- Wright, Ken
- Ship histories and stories, History - WW2
- RAN Ships
- None noted.
- March 2008 edition of the Naval Historical Review (all rights reserved)
Back at the camp, supplies were constantly being transferred to the shore camp by the ship’s rowboat and the volunteer crew continued their efforts to carry out necessary repairs. Captain Eggleston made his first visit to shore to ask for additional volunteers. He managed only two and it was intimated no one else was interested. This was not exactly the response he expected from either his Chief Officer or his crew. A rift was appearing between the Captain and his Chief Officer, both of whom had different ideas as to the best course of action to be taken.
There was great excitement when on 24 February, the lugger entered the bay. Chief Officer Ken Reynolds greeted Father Sanz and the crew and explained the situation on shore, then Father Sanz went out to meet Captain Eggleston who outlined the position onboard the ship.
The next morning, Chief Officer Reynolds discussed with Father Sanz onshore what would be the best course of action regarding the survivors. The Captain had left any decision concerning the survivors to his Chief Officer. It was agreed that the wounded, the women and children and some supplies should return with the lugger. This arrangement was carried out and soon after the lugger left, the two aboriginals arrived in the camp carrying Father Gill’s letter. This now left approximately 140 passengers and 6 crew plus the two new arrivals still ashore at the camp. Captain Eggleston came ashore soon after to ask for more volunteers. He explained quite candidly that the steering was out of commission. Number 3 and 4 holds were under water but with assistance, the ship could get to Wyndham.
All refused to help except three local Wyndham passengers. A bitter confrontation followed. It was made abundantly clear to Captain Eggleston that in view of the condition of the ship and the possibility of further Japanese attacks, they all felt it was safer to remain where they were until rescue arrived. Or, it was argued, it was safer to go south rather than north in the ship. This was the strongly held view of the Chief Officer who had been making his views quite clear to the others on shore. Prior to the Captain’s arrival, Chief Officer Reynolds and a few others had discussed with Father Sanz what options were open to the remaining survivors should the idea of a south bound voyage be impractical. The priest suggested an overland trek was possible to the Kalumburu Mission, a total distance of about 120 kilometres.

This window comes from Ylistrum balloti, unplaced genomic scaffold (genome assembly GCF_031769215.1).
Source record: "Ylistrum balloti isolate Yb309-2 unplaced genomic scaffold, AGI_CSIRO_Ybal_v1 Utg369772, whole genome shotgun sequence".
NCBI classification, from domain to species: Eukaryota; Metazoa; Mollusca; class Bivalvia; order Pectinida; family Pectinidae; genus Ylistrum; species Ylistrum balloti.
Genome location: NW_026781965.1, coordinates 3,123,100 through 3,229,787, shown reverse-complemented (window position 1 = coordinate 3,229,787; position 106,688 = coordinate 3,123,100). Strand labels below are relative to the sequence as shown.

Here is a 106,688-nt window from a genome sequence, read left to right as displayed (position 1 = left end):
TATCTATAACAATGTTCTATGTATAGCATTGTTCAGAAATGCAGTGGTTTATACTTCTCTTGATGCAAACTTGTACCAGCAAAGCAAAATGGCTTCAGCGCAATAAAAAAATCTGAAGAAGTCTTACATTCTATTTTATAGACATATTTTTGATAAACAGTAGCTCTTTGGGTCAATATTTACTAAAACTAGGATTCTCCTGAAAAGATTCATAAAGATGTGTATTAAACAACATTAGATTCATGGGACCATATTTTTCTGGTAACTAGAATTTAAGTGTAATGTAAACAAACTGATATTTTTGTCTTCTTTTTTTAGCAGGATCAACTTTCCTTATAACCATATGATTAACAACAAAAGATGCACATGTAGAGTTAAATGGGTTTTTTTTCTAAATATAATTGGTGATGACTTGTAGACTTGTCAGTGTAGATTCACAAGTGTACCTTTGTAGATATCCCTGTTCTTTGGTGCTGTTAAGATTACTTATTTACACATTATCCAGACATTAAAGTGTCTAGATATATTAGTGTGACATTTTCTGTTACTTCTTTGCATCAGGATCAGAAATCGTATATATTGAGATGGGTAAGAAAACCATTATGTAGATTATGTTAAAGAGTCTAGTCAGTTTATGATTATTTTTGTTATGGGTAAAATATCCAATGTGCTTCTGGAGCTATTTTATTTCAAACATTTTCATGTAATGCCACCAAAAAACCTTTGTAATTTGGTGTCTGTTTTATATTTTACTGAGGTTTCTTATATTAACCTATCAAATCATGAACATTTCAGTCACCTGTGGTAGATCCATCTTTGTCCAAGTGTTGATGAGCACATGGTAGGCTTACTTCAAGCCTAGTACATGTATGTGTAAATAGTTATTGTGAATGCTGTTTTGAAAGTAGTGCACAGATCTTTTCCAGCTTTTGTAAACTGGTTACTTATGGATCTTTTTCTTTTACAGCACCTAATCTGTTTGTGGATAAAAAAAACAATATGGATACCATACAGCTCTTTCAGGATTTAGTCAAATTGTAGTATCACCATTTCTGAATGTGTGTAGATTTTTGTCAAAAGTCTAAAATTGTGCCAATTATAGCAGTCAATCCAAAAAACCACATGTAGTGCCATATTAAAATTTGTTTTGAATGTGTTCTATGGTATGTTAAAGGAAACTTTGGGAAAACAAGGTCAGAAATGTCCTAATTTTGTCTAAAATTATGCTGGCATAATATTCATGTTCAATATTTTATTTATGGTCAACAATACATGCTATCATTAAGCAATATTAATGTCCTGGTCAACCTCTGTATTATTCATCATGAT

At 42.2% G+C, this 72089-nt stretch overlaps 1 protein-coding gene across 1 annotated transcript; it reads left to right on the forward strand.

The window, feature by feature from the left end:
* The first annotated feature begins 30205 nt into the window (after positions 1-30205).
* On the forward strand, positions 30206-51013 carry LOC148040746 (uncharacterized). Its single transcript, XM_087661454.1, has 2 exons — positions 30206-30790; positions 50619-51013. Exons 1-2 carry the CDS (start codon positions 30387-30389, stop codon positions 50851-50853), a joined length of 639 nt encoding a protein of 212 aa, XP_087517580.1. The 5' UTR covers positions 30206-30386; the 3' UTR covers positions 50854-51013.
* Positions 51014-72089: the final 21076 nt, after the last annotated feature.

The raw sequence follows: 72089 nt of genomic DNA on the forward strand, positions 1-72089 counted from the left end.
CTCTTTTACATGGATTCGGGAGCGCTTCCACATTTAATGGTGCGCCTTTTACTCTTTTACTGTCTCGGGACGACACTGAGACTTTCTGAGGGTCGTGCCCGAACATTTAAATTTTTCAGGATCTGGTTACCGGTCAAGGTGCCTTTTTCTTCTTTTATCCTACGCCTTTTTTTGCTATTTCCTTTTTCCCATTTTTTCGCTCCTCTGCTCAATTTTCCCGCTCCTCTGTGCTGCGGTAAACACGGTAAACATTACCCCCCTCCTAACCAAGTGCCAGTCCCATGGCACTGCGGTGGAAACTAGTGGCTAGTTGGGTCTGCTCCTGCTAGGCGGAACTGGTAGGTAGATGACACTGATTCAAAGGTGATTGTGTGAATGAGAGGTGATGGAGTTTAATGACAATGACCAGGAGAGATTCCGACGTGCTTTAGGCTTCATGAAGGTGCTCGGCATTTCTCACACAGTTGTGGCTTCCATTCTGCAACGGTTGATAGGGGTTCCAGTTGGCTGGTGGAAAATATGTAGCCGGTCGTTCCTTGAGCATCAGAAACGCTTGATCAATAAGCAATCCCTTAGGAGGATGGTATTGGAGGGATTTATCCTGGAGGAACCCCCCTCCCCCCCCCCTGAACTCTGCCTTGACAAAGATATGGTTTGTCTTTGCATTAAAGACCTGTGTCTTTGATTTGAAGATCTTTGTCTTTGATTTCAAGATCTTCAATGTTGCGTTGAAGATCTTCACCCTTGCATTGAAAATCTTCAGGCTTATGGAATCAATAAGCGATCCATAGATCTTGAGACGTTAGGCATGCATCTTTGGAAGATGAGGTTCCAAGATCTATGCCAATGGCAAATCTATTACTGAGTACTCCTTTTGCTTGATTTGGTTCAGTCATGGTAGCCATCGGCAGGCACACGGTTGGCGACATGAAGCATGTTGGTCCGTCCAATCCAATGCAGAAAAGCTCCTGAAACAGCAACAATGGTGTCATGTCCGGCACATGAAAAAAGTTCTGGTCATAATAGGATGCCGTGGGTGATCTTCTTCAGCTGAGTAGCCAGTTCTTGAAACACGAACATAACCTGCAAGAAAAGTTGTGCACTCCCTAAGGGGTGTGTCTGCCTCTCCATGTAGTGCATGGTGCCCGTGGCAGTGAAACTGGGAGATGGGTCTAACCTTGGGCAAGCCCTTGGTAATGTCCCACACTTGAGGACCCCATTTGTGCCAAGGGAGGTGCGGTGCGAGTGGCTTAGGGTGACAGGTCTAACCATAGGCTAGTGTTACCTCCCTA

Was this a mutiny by his officers and crew? Why wasn’t the Captain supported by his Chief Officer in whom he had so much confidence? It seemed that now they were on land, there was no compulsion to follow the Captain’s orders. To their credit, Chief Officer Reynolds and the other officers had done an excellent job establishing the camp and running it under very trying conditions.
Just after midnight on February 26, the Captain again appealed for volunteers. Again he was rejected. During the day, the plans for the trek had been finalised and at 4.00 pm the first party of 28 passengers and 10 soldiers led by the 2nd Lieutenant and an aboriginal guide set out for the mission, followed an hour later the second party of 23 passengers and 31 crew led by Father Sanz and the other aboriginal guide. At 6.00 pm that night Captain Eggleston came ashore for the last time to seek volunteers. He was now in a position to attempt the voyage to Wyndham. Even though this was his fourth appeal for help, not once did he order any of the crew back to the ship and each time all his officers refused. The trust between the Captain and his officers and the trust Captain Eggleston had shown in his Chief Officer was now irrevocably destroyed. They never spoke to each other again. Captain Eggleston sailed on the night of Sunday, March 1 with 23 volunteers, 18 crew, 3 passengers and two soldiers.
On March 2, the Koolama sailed into Wyndham harbour. It was a tribute to a magnificent piece of seamanship and the incredibly hard work by the volunteers who kept the ship afloat. The authority dispatched a seaplane and picked up 25 survivors but was unable to return for the remainder due to an air raid on Broome the following day.